Reasons You’re Still Not Teaching Abroad
Packing up your bags and moving to an entirely new country half-way across the world can be terrifying – trust me, I know. It’s difficult to fathom what kind of life awaits you in a distant place which you are hardly familiar with, but that’s what is most exciting about making the leap.
It is often the things that we fear the most that are the most worthy of doing. Fear can immobilize you and prevent you from accomplishing your goals and becoming the person whom you are meant to be. The only way to overcome that fear is to take action. In the end we will always regret the chances we didn’t take.
I have come up with three of the biggest reasons that may be holding you back from teaching abroad.
Family and friends
You are going to miss your family, no doubt about it. It’s difficult to be away from home and from what feels familiar, but family is forever. Your family at home will always be there for you; plus, you will create a new family in the country where you will be teaching.
It is natural for people to attract others similar to them and make deep meaningful connections. These connections will stay with you the entire time you’re abroad.
Similar things can be said about your friends back home. Chances are you have a really great community and network of friends back home. You feel really comfortable with them and don’t think you’ll make new meaningful connections in your new country. You will. Bottom line.
Does that mean you dump your friends back home? Of course not! In this day and age, it is easier than ever to stay in touch with the people you care about. Facebook, Line, WhatsApp, Skype, Facetime, Snapchat (my personal favorite), E-mail, the list goes on and on.
Using these technologies, you will never feel too distant from those important to you.
Also, you’re in a new and exciting country! Your friends and family are going to want to visit you! You are going to be their personal liaison to a place they have likely never been – or maybe even knew about – before.
Maybe you’ve never taught before and the idea of going abroad to teach children frightens you. That is perfectly normal – teaching can be an intimidating profession. Trying to manage a class of students whose first language is English is hard enough.
Like with any other job you will go through a learning curve and it will take some time. Once you get the hang of the ins-and-outs of the job it will get much easier.
Teaching is possibly one of the most rewarding professions out there. Click To Tweet As a teacher, you get to see a class of students grow throughout the course of a semester or academic year.
You will go through ups and downs, quite possibly some tears, some good laughs, really great lessons, and some really bad ones. It’s all part of the job. Not to mention your students are learning a new language and they’re going to say some wickedly funny stuff.
I had a 5-year-old student come back to class on Monday with a new phrase he picked up from videos on his iPad. I say something surprising in the middle of my lesson and he yells, “What the f#%k!” I mean the kid is five-years-old, he doesn’t know any better – so I had a nice little chat about finding other words to use.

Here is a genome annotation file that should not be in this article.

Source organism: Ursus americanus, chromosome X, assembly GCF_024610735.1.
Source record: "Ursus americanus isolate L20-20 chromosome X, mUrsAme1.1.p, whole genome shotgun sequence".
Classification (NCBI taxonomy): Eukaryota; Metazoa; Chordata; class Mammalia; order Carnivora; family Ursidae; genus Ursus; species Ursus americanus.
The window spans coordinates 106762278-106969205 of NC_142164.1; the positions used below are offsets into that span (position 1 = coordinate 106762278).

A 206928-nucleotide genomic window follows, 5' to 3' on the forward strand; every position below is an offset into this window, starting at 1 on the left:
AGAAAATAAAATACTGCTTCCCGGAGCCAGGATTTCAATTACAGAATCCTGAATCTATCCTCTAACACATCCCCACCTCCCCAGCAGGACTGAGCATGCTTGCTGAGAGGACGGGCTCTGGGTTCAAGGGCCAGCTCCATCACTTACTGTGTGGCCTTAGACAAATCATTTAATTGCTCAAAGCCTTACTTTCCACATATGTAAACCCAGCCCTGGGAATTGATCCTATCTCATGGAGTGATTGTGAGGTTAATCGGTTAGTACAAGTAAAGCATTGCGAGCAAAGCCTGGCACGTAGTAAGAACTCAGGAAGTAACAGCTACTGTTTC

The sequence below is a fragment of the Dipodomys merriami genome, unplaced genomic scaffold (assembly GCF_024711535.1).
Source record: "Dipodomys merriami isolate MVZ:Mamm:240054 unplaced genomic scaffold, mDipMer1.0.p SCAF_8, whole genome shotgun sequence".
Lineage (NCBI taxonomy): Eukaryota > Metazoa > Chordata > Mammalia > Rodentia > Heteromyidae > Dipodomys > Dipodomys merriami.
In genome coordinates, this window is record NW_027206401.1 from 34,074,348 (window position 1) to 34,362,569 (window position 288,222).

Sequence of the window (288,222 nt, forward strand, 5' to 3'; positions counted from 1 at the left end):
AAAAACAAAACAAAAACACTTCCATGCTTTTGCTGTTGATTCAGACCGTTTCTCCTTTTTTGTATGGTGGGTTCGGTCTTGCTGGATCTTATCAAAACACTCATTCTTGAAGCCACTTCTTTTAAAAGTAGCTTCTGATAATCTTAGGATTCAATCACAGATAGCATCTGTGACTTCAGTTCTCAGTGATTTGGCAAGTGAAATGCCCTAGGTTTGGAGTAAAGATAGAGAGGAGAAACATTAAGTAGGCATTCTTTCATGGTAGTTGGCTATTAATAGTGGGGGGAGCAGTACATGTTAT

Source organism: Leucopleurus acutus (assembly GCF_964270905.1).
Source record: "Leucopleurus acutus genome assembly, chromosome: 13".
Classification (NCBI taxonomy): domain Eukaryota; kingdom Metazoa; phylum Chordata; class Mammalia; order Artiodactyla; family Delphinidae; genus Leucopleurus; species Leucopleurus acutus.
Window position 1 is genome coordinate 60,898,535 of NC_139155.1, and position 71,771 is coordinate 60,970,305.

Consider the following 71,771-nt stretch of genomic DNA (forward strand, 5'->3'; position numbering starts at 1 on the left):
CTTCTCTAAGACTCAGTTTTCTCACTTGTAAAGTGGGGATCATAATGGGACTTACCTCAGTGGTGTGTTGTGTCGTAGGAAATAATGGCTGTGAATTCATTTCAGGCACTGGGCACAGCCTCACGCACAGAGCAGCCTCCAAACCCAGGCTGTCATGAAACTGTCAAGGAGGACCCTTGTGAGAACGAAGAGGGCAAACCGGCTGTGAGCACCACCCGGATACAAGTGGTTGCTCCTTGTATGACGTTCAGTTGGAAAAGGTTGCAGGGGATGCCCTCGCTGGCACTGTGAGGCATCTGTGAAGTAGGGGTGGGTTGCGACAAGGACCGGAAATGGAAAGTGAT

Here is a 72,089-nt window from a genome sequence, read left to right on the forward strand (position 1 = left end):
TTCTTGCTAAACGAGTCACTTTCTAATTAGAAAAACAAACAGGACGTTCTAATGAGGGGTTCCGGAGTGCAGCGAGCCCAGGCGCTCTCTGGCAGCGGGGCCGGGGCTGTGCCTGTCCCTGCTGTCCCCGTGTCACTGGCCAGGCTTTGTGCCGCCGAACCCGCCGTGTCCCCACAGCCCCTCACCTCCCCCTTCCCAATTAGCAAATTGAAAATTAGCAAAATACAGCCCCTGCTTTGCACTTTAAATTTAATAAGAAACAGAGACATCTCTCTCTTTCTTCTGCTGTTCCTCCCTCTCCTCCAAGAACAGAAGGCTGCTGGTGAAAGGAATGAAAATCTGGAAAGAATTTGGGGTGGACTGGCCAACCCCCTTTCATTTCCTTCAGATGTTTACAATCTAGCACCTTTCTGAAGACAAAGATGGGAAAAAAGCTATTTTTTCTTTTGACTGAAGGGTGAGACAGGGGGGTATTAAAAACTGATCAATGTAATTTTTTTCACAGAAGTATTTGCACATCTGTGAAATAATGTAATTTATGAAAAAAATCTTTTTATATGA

Additionally, if money is a concern, language teaching is held in a high regard throughout the world. Teachers are paid well enough to live comfortable in any country you end up teaching.
Maybe you’re concerned that not speaking the language in your new country will cause problems. Chances are it will not hinder your lifestyle in any drastic way. Should you make a concerted effort to learn the language? Absolutely. Is it necessary for the job? Probably not.
English is truly a global language. I’m not saying everyone you meet will speak English, but you will find that a portion of people will speak at least a little English and others who speak like natives.
No matter where you go in the world there will always be an expat community. Expats, or expatriates, are people living outside their native country, just like you! Although, I highly recommend mingling with locals as maybe you feel more comfortable with people that express similar ideas, interests, and, most importantly, language.
So why aren’t you teaching abroad?
You can sit at home and make excuses for why teaching abroad is not for you, but at the end of the day that’s just a waste of time. Teaching may not be the profession you see for yourself in the future. No problem! Use your native English as an opportunity to visit another part of the world.
Teaching and living abroad really gives you a different perspective about the world and your place within it. You will learn things about yourself you never knew. You will meet some really amazing people. You will eat some really amazing food. You will discover so many natural wonders. You will become a better person.
So, what are you waiting for? Stop living vicariously through travel magazines and your friends’ Facebook accounts and TEACH ABROAD!
Do you have anything you want to add to the list? Let us know in the comments section below.
Vadim Rubin is an ethnic Belarussian learning to speak Mandarin Chinese. He is a coach, teacher, linguist, athlete, and an aspiring world traveler. As an avid volleyball player and coach, he spends a majority of his time on the court with sweaty volleyball junkies. Off the court he enjoys to travel, write, and teach world languages. In the summer of 2012 he traveled to Taiwan to study Chinese and wrote about his adventures in his blog: 三個月在臺灣 My Three months in Taiwan . He documented his adventures in Taiwan and China on his blog Where’s Your Inner Child? He is now back in Taiwan teaching English, traveling, and discovering what life has to offer. – See more at: Vadim Rubin, Author at Baltimore Post-Examiner